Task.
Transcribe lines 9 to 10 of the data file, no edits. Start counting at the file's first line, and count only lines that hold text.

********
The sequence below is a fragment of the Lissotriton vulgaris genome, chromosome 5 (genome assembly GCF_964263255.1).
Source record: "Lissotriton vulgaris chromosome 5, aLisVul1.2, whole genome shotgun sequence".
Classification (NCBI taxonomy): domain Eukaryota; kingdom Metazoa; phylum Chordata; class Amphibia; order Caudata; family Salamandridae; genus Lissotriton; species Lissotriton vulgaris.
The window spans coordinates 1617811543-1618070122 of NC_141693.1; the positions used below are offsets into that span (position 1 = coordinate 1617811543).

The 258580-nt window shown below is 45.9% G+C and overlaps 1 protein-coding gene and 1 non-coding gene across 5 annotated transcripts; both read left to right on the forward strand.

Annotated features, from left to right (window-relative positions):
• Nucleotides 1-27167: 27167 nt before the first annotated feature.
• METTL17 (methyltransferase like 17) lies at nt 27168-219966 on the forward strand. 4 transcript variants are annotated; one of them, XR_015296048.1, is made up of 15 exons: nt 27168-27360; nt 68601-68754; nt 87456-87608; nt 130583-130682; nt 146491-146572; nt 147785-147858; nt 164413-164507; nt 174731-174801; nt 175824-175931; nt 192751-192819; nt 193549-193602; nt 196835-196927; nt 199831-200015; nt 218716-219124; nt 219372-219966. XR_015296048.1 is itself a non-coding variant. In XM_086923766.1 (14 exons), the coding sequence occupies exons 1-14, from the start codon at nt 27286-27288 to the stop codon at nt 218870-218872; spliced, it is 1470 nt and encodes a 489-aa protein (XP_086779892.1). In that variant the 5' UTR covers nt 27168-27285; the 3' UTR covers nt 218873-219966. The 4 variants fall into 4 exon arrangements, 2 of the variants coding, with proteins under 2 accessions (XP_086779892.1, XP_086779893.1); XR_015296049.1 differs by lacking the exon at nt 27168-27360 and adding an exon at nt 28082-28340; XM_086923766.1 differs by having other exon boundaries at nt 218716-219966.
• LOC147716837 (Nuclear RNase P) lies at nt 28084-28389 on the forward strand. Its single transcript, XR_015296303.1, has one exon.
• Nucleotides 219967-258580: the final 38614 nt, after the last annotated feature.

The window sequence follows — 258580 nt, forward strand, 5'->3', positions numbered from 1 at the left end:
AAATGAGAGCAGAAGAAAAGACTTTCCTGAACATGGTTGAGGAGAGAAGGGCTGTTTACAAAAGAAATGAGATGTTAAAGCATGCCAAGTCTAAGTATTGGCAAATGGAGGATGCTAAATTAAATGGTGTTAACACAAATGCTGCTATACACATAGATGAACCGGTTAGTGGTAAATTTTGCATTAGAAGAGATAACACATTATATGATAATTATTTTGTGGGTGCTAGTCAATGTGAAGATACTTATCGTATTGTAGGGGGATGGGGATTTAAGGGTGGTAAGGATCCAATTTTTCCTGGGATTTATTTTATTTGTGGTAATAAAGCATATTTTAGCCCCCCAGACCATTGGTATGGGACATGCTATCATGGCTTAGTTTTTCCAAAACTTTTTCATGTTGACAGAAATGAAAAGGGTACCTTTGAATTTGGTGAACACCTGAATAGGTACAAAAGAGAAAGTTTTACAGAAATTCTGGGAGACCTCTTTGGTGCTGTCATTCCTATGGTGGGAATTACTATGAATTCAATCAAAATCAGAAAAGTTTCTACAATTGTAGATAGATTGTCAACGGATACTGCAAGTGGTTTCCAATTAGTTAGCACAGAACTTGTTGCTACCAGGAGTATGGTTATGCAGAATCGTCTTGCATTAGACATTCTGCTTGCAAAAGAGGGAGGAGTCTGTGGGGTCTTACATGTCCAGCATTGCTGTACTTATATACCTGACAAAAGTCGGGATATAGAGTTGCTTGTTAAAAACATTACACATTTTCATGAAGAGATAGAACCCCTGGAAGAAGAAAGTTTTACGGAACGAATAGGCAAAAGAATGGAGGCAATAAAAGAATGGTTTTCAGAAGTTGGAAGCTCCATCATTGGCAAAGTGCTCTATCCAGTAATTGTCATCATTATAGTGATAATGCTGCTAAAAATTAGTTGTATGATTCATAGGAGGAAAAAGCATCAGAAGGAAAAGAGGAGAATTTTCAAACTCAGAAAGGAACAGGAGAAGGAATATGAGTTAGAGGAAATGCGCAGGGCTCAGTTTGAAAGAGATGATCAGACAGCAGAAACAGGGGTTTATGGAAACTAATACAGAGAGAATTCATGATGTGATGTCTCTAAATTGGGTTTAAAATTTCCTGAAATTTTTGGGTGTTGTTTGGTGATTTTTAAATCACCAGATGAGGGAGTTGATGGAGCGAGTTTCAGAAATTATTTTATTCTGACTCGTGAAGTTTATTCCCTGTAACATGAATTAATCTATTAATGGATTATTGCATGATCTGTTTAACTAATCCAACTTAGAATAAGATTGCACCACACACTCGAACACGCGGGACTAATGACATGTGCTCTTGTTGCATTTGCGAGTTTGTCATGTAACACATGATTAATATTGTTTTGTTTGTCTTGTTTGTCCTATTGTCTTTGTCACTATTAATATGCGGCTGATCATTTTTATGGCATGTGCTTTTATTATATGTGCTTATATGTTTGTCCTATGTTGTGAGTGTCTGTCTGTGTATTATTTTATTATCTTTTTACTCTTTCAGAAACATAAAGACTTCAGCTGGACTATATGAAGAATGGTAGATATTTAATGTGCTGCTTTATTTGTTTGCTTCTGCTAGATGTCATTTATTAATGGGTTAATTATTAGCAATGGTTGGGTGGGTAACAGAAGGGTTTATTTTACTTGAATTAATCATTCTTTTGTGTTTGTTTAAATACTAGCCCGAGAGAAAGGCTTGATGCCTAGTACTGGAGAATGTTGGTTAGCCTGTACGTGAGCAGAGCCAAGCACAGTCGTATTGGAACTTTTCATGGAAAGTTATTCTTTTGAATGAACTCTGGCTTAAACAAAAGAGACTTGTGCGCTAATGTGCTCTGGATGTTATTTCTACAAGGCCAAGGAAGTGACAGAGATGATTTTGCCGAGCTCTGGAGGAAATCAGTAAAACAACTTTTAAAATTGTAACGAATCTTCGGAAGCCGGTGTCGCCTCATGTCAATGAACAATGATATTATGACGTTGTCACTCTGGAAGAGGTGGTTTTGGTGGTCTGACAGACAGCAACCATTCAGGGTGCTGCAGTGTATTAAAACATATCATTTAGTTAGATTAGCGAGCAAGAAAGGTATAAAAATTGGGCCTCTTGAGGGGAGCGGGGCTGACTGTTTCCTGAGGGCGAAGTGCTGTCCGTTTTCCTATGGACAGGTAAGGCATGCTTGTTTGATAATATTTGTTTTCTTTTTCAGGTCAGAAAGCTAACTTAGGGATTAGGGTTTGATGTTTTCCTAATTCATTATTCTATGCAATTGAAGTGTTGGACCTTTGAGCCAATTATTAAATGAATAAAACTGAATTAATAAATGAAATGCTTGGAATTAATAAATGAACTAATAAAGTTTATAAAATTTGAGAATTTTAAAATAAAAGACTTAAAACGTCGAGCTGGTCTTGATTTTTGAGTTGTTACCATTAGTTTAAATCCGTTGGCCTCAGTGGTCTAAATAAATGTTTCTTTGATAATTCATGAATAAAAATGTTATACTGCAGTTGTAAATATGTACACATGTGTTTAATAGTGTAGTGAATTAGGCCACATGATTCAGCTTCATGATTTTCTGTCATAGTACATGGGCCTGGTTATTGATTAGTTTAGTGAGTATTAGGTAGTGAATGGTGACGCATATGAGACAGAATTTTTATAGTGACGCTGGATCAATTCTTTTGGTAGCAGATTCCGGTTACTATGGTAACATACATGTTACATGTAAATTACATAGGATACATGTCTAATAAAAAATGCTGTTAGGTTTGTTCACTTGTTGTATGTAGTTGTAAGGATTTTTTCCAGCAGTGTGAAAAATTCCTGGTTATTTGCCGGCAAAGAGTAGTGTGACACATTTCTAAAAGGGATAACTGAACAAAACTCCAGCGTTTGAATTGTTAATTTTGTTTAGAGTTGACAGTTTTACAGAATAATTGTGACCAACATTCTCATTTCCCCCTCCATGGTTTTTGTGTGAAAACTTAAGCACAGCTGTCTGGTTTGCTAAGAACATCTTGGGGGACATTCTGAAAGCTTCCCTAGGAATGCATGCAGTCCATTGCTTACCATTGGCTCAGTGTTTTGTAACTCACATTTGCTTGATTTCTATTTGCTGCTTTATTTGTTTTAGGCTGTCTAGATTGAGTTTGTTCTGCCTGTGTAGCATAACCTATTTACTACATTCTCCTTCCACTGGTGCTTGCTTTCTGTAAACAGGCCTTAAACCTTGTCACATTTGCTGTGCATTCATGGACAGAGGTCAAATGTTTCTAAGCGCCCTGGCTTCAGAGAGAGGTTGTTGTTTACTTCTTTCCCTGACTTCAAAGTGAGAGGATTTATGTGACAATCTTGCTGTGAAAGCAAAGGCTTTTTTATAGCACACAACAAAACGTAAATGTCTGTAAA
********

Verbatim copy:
• LOC147716837 (Nuclear RNase P) lies at nt 28084-28389 on the forward strand. Its single transcript, XR_015296303.1, has one exon.
• Nucleotides 219967-258580: the final 38614 nt, after the last annotated feature.